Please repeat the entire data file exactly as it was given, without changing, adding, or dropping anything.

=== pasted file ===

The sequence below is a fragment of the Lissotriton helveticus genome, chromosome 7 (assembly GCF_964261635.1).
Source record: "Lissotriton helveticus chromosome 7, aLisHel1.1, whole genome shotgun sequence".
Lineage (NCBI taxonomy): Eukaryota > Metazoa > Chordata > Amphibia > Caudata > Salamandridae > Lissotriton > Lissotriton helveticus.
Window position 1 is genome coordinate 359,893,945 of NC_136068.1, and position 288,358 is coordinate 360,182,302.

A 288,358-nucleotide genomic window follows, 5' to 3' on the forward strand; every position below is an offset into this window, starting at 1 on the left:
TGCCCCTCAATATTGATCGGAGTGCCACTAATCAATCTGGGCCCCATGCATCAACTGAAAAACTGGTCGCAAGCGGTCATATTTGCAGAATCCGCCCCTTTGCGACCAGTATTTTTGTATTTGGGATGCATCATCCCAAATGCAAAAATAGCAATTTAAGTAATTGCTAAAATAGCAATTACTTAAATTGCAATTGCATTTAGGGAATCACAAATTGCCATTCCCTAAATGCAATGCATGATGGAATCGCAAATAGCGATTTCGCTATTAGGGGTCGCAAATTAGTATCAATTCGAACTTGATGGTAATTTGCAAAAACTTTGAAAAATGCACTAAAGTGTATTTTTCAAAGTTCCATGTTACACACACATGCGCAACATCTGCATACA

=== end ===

The sequence below is a fragment of the Lissotriton helveticus genome, chromosome 7 (assembly GCF_964261635.1).
Source record: "Lissotriton helveticus chromosome 7, aLisHel1.1, whole genome shotgun sequence".
Lineage (NCBI taxonomy): Eukaryota > Metazoa > Chordata > Amphibia > Caudata > Salamandridae > Lissotriton > Lissotriton helveticus.
Window position 1 is genome coordinate 359,893,945 of NC_136068.1, and position 288,358 is coordinate 360,182,302.

A 288,358-nucleotide genomic window follows, 5' to 3' on the forward strand; every position below is an offset into this window, starting at 1 on the left:
TGCCCCTCAATATTGATCGGAGTGCCACTAATCAATCTGGGCCCCATGCATCAACTGAAAAACTGGTCGCAAGCGGTCATATTTGCAGAATCCGCCCCTTTGCGACCAGTATTTTTGTATTTGGGATGCATCATCCCAAATGCAAAAATAGCAATTTAAGTAATTGCTAAAATAGCAATTACTTAAATTGCAATTGCATTTAGGGAATCACAAATTGCCATTCCCTAAATGCAATGCATGATGGAATCGCAAATAGCGATTTCGCTATTAGGGGTCGCAAATTAGTATCAATTCGAACTTGATGGTAATTTGCAAAAACTTTGAAAAATGCACTAAAGTGTATTTTTCAAAGTTCCATGTTACACACACATGCGCAACATCTGCATACA